intel building 88 224.
(photo credit: Courtesy)
Israeli managers are beginning to invest in building a record of social corporate responsibility as a critical component of the company's brand value but a new study finds that their investment still encompasses mainly traditional corporate philanthropy and limited community involvement when compared with global peers.
"Israeli managers today are starting to place much more importance on corporate social responsibility but it still encompasses more philanthropy than business strategy to invest into the environment, ethics, employee benefits, security or health issues at the work place," said Avi Berger, managing director of PricewaterhouseCoopers at the Maala Corporate Social Responsibility Conference in Tel Aviv on Monday, presenting the findings of a survey of Israeli managers on corporate social responsibility issues in comparison to their overseas peers.
"Furthermore, the survey shows that in international comparison, the directorate of Israeli companies is much less involved in formulating corporate social responsibility."
According to the findings of the survey conducted by Maala, Kesselman & Kesselman and PwC, the directorate of only 10 percent of the 300 largest Israeli companies questioned played an important part in shaping corporate social responsibility policy compared with 22% for their global peers.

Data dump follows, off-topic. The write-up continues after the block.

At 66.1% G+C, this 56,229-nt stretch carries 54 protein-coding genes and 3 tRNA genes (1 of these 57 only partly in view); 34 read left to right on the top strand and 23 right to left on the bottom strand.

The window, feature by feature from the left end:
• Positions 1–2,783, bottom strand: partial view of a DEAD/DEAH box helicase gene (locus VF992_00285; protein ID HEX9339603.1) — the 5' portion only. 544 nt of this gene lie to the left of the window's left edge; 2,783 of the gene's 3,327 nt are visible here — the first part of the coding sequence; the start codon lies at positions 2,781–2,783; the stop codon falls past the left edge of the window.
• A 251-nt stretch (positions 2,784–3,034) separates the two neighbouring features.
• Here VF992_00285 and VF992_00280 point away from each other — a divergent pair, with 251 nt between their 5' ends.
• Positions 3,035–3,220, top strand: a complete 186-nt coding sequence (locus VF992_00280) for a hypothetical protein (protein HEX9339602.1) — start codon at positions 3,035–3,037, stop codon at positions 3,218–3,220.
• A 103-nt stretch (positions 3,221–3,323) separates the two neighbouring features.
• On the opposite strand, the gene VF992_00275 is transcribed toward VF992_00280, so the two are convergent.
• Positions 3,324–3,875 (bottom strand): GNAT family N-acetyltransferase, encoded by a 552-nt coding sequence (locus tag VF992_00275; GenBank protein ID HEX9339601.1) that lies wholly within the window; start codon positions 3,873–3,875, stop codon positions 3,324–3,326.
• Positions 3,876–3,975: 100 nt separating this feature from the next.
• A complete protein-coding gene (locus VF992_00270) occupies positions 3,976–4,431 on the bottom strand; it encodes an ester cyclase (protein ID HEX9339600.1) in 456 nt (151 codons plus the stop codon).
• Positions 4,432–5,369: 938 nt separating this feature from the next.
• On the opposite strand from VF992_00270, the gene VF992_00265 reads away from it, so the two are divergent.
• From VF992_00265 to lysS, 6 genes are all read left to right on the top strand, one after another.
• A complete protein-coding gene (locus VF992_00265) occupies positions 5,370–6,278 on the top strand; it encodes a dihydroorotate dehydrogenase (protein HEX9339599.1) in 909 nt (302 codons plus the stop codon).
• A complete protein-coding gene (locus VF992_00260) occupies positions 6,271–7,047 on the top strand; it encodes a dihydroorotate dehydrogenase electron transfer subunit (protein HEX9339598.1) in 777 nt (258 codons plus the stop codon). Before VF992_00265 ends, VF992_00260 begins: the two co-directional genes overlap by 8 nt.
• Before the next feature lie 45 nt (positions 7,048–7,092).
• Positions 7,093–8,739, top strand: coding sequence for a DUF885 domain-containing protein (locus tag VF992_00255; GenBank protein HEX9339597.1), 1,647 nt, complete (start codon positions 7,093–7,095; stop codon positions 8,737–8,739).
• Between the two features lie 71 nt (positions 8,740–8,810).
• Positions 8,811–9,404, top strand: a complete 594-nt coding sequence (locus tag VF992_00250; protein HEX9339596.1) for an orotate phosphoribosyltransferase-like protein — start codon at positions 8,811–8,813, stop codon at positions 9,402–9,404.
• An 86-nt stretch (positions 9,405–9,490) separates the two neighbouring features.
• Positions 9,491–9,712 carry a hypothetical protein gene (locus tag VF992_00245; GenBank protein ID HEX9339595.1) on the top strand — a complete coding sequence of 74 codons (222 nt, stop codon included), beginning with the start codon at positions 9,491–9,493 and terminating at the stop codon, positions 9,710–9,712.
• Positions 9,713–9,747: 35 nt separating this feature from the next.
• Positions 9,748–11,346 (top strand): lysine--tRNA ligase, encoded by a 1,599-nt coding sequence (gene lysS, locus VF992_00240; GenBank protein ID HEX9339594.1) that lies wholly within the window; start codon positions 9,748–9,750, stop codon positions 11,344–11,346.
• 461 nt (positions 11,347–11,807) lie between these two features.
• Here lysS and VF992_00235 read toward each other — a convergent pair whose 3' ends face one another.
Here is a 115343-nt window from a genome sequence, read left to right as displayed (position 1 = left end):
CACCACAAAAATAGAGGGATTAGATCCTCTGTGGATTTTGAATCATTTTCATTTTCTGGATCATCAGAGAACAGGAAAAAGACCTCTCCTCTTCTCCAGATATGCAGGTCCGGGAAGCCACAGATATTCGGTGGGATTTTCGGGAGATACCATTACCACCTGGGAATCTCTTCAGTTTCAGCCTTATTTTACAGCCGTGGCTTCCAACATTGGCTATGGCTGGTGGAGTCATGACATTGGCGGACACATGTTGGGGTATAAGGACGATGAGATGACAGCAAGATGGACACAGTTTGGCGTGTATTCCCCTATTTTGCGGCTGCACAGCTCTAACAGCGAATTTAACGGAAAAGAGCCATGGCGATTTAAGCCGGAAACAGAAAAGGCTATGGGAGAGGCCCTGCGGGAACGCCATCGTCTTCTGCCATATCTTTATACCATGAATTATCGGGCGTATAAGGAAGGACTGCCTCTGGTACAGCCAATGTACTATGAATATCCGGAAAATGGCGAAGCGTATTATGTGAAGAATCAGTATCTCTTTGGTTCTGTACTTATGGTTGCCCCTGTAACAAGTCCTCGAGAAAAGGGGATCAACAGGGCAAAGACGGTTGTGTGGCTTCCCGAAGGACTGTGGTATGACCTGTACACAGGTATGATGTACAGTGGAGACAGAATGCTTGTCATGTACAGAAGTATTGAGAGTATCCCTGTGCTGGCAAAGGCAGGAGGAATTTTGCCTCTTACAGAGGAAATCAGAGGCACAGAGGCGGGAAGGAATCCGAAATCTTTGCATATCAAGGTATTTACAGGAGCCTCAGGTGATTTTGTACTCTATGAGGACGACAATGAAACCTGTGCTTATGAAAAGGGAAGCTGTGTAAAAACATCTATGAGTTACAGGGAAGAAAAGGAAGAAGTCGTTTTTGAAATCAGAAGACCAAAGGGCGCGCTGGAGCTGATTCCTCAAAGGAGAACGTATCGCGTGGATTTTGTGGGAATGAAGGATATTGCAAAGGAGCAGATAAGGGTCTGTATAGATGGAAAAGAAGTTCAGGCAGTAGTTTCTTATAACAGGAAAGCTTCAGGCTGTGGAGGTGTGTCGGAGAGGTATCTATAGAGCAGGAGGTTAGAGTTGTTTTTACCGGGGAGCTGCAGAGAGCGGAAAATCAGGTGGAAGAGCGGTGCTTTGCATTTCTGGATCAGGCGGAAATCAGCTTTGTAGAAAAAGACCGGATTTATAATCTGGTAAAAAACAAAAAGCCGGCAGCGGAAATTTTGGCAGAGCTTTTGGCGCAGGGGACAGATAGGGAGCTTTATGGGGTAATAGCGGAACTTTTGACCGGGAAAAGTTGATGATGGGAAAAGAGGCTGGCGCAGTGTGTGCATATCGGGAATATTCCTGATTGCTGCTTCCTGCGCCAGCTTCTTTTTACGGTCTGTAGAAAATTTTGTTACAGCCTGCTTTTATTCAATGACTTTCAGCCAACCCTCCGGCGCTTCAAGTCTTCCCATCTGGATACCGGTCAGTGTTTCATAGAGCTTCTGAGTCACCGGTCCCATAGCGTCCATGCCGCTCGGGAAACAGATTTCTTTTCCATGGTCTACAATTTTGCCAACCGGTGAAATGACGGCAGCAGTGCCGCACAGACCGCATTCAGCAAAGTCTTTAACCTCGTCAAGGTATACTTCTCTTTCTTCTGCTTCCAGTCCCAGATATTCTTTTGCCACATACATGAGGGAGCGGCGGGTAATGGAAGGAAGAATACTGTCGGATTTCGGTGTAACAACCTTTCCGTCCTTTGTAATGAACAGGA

"It seems that Israeli managers have not yet grasped the importance of creating the dialog with stakeholders, consumers, customers, suppliers and employees as the basis for the implementation of social corporate behavior," said Berger.
Zvi Ziv, the incoming Chairman of Maala and CEO of Bank Hapoalim, said that although Israel was not in a bad place in international comparison, much more needed to be done.
"We want more companies to join the Maala social responsibility ranking, while on the other hand local government in Israel needs to be more active in cooperating with the private sector."
On the subject of the role of the government, Galia Maor, CEO of Bank Leumi, said the government must clearly define its budget priorities to create successful partnerships with the private sector and secure an efficient allocation of resources.
Also speaking at the conference, President Shimon Peres said businesses should contribute more to the community than philanthropic donations to help close the widening social gaps, in particular for the orthodox and Arabic communities - the poorest sections of the population.
"We need to enable those communities to enter the working world by, for example, bringing hi-tech into the Arabic community," Peres said.
Today, the building of solid corporate citizenship through, for example, environmental practices and investment into quality education, is understood by the majority of global companies to be of material benefit to the company and its shareholders. As such, it is viewed as essential to business success.
IBM, for instance, was one of the first companies to prepare an annual environmental impact report, an annual report on diversity, provide paid vacations, health insurance, sick leave, job sharing, and domestic partner benefits.
"Corporate Responsibility, though practiced at IBM since the inception of the company nearly 100 years ago, is still a relatively new concept globally and it is still much misunderstood," said Stanley Litow, president of the global IBM Foundation and vice president for Global Community Relations at IBM. "For example, Enron and MCI, before their fall from grace, both showed up on a list of 100 top companies compiled by Business Ethics Magazine, demonstrating how little we know and how much we have to learn about true corporate social responsibility. The real measure is the holistic approach of a company, a change of culture from inside and not necessarily the ranking."